Sunday, 25 July 2010

Mummification Museum - Popular Worship at Luxor Temple and the Rekhyt Rebus - Ken Griffin

This lecture was different to our normal ones as Ken presented a new theory. I have read his published paper on this so if you want to know more I do suggest you read this. You can also search Google using “Rekhyt rebus” as keywords. His argument was convincing and well presented. This link is a picture of the rebus which will help understanding the lecture.
The lecture was divided into three parts; who were the Rekhyt, the Rekhyt rebus and the people’s gate.
Who were the Rekhyt?
In 1868 Brugush was the first to define the word as people and many others have come after using definitions like volk, plebeians, mankind, and common folk, lowest level of people. There is also another word, ‘Pat’ people which means nobility.
Others have had more controversial ideas but these are not widely accepted, Nibbi thought they are Libyans and Hodge Indo-Europeans
They are symbolised by the lapwing bird with its wings pinned back and human arms raised worshiping. Birds are still seen in this position in markets in Egypt today.
The Rekhyt Rebus
The rebus itself consists of a bird – the people, a basket – all, and star – worship. Finally a cartouche (e.g. Ramesses). So it reads as “all the Rekhyt-people worship Ramesses”.
Why was it put on the temples?
Traditional view has been that this was a symbol to direct the common people to where they should stand as stated by Brand, Bell, Teeter, Wilkinson and others. You can see it at the 1st courtyard at Luxor Temple which is variously referred to in hieroglyphs as a Place of Supplication, Court of Appearances or Festival Court. It only appears on the columns on the south east area (the north east is under the mosque and has not been studied) and some believe that this meant that the common people were only allowed into this eastern side of the court. The corresponding columns on the west side have a cartouche flanked by the goddesses Wadjet and Nekhbet. All the birds face towards the central aisle.
Ken also pointed out that the statues flanking the doorway to the colonnade of Amenhotep III were also identified for popular worship so common people must have had access to them. Also the triple shrine in the North West is a place for supplication with both the Mut ad Khonsu chapels mentioning the Rekhyt people as well as the false door in the Amun chapel. This had the mystical function, a bit like an ancient telephone booth with direct dial to Amun. There is also a statue (provenance unknown) of a noble called Panhesy which mentions the Rekhyt people presenting gifts to the statue in order to have Panhesy deliver the pleas to the god who la within.
People’s Gate
This is the entrance just by the mosque and the inscriptions says that the Rekhyt adore in order to be given life. The Pat people were on the other door jamb back in 1983 but have now vanished. It is possible that this gateway was used by the king coming and going from his east bank palace. As well as the Pat-people there are also examples of various other peoples including foreigners as seen at Abydos.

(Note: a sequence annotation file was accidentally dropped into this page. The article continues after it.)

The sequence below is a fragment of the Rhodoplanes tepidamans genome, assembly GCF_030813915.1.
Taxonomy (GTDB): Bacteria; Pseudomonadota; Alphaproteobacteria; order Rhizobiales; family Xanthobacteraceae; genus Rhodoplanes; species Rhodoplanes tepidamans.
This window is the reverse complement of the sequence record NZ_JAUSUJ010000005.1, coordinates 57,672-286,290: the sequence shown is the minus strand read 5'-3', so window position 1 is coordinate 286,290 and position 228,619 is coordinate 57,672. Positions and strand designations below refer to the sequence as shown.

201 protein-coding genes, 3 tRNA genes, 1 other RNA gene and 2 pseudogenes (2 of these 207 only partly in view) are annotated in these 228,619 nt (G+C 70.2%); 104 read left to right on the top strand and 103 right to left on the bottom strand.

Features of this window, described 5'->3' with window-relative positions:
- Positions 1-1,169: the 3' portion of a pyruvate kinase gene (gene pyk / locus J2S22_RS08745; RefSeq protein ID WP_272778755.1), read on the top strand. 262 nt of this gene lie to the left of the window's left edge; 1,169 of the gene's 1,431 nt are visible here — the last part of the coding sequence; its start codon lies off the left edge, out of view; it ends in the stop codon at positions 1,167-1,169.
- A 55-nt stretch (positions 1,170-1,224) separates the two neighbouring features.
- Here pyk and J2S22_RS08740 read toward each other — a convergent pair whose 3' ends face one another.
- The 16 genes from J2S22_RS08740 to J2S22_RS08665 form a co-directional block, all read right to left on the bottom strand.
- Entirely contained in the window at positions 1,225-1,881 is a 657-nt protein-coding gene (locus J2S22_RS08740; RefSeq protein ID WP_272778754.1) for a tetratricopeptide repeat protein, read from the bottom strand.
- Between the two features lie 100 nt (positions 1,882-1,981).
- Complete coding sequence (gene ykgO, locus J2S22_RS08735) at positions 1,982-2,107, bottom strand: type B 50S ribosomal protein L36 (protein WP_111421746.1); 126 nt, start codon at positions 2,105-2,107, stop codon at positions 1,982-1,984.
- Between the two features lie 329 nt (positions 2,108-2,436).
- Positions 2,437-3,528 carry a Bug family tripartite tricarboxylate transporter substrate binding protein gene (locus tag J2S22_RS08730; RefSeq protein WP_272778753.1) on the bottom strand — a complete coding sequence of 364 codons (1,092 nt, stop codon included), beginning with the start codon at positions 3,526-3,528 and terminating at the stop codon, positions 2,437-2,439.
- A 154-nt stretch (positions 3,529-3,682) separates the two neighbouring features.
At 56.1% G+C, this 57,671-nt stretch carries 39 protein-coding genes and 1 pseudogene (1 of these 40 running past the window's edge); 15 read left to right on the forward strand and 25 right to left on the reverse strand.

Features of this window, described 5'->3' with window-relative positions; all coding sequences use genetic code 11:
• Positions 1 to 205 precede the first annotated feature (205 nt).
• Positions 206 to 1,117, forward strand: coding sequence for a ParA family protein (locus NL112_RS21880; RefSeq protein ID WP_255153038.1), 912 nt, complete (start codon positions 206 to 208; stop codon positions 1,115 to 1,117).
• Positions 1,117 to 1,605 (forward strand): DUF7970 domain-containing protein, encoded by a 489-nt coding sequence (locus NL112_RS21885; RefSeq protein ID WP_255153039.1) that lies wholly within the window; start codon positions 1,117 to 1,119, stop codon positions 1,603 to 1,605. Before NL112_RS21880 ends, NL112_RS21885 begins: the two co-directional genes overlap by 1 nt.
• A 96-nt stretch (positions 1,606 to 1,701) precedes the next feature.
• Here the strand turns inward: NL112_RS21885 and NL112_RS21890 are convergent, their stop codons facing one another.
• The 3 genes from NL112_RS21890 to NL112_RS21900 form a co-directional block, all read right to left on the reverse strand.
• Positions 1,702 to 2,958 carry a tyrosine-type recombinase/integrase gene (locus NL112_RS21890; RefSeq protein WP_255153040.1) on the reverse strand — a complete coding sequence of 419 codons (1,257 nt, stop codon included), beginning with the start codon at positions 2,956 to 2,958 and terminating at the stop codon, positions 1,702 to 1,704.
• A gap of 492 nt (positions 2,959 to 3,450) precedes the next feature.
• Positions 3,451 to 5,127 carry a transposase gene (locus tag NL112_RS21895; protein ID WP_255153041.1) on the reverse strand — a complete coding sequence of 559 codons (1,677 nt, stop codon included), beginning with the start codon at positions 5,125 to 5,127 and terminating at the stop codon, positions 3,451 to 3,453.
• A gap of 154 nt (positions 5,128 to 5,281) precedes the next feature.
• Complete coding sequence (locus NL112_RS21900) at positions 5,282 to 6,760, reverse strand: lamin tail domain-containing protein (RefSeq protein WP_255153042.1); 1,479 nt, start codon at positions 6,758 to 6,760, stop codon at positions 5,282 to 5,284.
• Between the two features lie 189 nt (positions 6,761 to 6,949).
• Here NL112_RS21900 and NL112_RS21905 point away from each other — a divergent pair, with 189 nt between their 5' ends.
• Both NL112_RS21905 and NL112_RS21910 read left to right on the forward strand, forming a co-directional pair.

Now Ken started to put his case against the rebus being a positioning glyph for common people. So at Luxor temple we should consider when deciding where the common people were allowed.
- Name of the court
- Open courts could by default be described as being open for worship
- Triple Shrine
- Ka Statues
- Rekhyt Rebus positions
- People’s Gate
Ken had examined the occurrence of the Rekhyt-rebus in New Kingdom temples, in the courtyards, hypostyle halls and inner sanctuaries. If the Rekhyt rebus was a sign indicating ‘you may stand here’ then one would have expected it not to appear past the courtyards.
He has looked at a variety of temples and found occurrences along the axial ways in courtyards and hypostyle halls but also in inner sanctuaries like the Red Chapel of Hatshepsut, the way stations of Hatshepsut, Seti I temples at Gurna and Abydos, and Ramesses II temple at Abydos. So this is found throughout temples, even in their private most secret places.
Doorways in the Pyramid Texts and Coffin Texts restricted access to the hereafter but in the New Kingdom they became physical doorways. They had symbols which were both greeting and worshiping.
The Rekhyt image can be a bird, a person with a birds head or a person with the little crest of the lapwing on the back of their head and there is an example from the Third Intermediate Period of a bird with a flail as opposed to wings. They appear to flank the processional route with the few exceptions explained by poor reconstruction or missing elements.
Ken believes that this was part of upholding Maat and that without these images continually worshiping and greeting the both the pharaoh and the gods then Egypt would be thrown into chaos. So a much more mystical purpose than the traditional view.

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